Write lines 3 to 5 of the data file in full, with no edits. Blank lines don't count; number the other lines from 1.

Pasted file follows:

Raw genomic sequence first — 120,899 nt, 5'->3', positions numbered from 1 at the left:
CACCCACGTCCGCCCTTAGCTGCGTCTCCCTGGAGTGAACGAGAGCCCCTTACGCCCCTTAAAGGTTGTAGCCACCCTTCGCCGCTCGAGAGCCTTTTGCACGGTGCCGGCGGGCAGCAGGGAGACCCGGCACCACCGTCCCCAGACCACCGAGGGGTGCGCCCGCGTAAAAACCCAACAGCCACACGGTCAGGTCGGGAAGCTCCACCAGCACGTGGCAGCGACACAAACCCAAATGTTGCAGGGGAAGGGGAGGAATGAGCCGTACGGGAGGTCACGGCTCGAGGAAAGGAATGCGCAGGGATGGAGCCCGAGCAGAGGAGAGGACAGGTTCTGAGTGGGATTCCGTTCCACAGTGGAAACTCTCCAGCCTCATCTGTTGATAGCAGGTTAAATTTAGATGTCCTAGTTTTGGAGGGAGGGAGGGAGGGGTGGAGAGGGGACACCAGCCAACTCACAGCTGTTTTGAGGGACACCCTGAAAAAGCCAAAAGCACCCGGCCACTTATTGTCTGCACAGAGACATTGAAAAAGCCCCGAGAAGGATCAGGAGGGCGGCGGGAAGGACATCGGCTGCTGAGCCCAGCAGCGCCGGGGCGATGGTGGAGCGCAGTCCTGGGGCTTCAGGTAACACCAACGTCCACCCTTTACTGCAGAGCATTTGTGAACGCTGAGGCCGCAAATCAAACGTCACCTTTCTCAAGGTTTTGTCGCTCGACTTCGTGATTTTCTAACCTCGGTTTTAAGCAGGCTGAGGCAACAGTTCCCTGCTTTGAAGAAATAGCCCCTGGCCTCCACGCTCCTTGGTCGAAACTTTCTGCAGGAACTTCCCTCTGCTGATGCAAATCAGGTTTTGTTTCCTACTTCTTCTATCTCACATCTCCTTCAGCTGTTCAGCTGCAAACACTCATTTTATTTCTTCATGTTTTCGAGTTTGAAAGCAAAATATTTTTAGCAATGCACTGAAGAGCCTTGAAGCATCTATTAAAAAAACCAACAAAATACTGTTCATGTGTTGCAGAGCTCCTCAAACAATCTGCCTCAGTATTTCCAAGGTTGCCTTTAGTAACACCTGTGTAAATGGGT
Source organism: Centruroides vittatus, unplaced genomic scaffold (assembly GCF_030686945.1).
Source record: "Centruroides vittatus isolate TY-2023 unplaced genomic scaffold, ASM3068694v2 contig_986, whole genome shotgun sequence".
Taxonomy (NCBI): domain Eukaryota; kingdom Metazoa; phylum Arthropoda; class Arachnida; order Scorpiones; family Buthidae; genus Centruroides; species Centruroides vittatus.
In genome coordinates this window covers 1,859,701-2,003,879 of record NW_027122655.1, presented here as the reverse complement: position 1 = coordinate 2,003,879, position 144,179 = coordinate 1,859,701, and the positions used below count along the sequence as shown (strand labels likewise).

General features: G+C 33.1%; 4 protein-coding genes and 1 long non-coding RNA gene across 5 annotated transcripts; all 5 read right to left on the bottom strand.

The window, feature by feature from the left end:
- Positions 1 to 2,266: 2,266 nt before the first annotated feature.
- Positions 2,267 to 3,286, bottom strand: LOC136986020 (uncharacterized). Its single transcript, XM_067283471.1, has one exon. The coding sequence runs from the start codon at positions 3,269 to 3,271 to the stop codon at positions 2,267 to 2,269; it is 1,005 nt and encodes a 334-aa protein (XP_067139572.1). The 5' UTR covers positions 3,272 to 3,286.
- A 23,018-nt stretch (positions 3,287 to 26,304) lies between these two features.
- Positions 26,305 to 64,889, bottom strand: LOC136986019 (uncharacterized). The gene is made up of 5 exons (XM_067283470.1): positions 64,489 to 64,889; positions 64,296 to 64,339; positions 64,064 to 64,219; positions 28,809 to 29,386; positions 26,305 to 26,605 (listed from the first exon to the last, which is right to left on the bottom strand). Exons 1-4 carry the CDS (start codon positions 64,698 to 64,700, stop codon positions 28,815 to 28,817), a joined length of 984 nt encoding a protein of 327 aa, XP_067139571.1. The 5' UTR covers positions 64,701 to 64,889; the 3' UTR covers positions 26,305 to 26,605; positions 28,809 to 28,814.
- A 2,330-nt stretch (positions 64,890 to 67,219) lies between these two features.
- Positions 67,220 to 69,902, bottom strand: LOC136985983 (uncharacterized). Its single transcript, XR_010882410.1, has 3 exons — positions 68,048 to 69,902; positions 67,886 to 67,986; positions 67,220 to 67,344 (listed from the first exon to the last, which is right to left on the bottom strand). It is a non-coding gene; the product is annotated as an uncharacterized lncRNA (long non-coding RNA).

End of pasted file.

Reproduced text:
Source organism: Centruroides vittatus, unplaced genomic scaffold (assembly GCF_030686945.1).
Source record: "Centruroides vittatus isolate TY-2023 unplaced genomic scaffold, ASM3068694v2 contig_986, whole genome shotgun sequence".
Taxonomy (NCBI): domain Eukaryota; kingdom Metazoa; phylum Arthropoda; class Arachnida; order Scorpiones; family Buthidae; genus Centruroides; species Centruroides vittatus.